As an example, the other day I was feeling nostalgic and I decided to re-watch Can’t Hardly Wait. In this trashy teen film (that I absolutely adore) Preston Myers (Ethan Embry) is in love with the most popular girl in school, Amanda Beckett (Jennifer Love Hewitt). When he finds out that she has broken up with her boyfriend, he thinks his chance has finally come. There is just one problem… they have never actually spoken. Somehow by the end of the movie, even though they have still not really spoken, Preston gets the girl and the assumption of ‘nice’ guy entitlement is fulfilled. 

This whole thing is not romantic; all the story tells us is that Preston likes Amanda – because it was fate that they ate the same kind of pop tart. We know Preston has been in love with Amanda for years but Amanda doesn’t even know his name. The fact is that what Amanda wants doesn’t matter because we know that Preston is a ‘nice’ guy and that’s enough for us to believe that he deserves to get the girl.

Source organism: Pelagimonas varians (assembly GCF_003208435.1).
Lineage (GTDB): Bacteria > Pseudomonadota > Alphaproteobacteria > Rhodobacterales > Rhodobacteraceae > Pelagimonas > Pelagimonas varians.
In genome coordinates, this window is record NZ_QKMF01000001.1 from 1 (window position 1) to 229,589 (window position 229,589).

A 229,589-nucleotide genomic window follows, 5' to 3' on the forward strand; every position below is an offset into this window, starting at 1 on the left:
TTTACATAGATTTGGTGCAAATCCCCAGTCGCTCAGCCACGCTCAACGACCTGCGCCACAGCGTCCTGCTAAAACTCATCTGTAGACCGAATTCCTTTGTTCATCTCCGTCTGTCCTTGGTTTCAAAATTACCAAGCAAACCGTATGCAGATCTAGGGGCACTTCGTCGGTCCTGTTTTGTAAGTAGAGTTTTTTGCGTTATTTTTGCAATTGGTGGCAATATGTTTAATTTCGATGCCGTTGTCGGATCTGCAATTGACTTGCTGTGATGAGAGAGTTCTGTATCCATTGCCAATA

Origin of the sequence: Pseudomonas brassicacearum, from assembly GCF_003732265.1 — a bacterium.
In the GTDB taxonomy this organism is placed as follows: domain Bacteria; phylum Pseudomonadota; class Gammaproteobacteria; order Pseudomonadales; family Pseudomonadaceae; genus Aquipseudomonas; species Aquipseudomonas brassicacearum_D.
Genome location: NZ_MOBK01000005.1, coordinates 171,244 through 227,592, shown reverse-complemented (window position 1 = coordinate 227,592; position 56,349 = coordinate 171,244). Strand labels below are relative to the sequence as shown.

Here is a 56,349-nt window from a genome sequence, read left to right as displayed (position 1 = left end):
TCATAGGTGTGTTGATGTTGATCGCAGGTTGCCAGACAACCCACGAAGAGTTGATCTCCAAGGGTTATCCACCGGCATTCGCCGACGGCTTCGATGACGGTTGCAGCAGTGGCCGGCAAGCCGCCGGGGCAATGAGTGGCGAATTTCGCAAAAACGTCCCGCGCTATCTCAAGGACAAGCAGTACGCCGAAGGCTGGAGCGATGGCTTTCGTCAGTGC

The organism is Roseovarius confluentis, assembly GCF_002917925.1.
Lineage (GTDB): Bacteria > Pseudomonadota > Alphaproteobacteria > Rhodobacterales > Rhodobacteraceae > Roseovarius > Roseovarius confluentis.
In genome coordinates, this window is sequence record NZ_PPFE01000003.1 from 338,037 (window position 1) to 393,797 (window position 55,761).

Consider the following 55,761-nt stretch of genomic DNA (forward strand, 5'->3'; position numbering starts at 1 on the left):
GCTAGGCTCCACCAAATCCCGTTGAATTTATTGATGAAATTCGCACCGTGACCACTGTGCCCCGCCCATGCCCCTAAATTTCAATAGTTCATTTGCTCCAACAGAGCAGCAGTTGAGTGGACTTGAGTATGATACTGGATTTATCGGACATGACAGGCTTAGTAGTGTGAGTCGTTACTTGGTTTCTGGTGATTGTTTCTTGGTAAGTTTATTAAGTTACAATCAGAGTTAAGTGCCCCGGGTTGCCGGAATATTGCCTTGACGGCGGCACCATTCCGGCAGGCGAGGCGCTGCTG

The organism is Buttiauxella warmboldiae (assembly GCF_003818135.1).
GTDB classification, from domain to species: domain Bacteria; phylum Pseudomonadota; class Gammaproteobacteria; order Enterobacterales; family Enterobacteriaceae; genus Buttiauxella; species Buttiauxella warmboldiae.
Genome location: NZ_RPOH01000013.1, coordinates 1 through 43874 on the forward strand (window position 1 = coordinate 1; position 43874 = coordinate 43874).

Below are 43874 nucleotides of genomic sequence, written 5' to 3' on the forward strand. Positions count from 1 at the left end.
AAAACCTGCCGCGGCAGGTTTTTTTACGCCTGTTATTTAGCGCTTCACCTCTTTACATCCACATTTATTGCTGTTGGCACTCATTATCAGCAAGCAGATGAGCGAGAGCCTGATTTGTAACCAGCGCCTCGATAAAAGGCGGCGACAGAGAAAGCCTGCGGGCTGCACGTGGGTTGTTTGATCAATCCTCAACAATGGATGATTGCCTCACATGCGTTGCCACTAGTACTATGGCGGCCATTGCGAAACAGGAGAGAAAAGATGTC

Of course Can’t Hardly Wait isn’t the only movie to invoke this trope some of my favourite movies do thing. Remember Cameron in 10 Things I hate About You – he was seriously pissed off when all his hard work didn’t result in a date (at first anyway). And in my all time favourite film, Empire Records, AJ is positive that Corey will love him back even though she has never shown any indication of it.  

The worst part is that I fall for this trope, I want the nice guy to get the girl and if he doesn’t I feel duped. I am guilty of being pissed of at the girls that deny them their rightful place as ‘nice’ guy boyfriend.  Think about Pretty in Pink, Duckie is a perfect example of this trope – he is the quintessential ‘nice’ guy and how many of us are still pissed off that Andie chose rich boy Blane over him? I scream at the television every time I watch it and if she were real I might even physically assault her. But why am I so upset that she didn’t pick Duckie, I mean sure I love Duckie but does that mean she has to?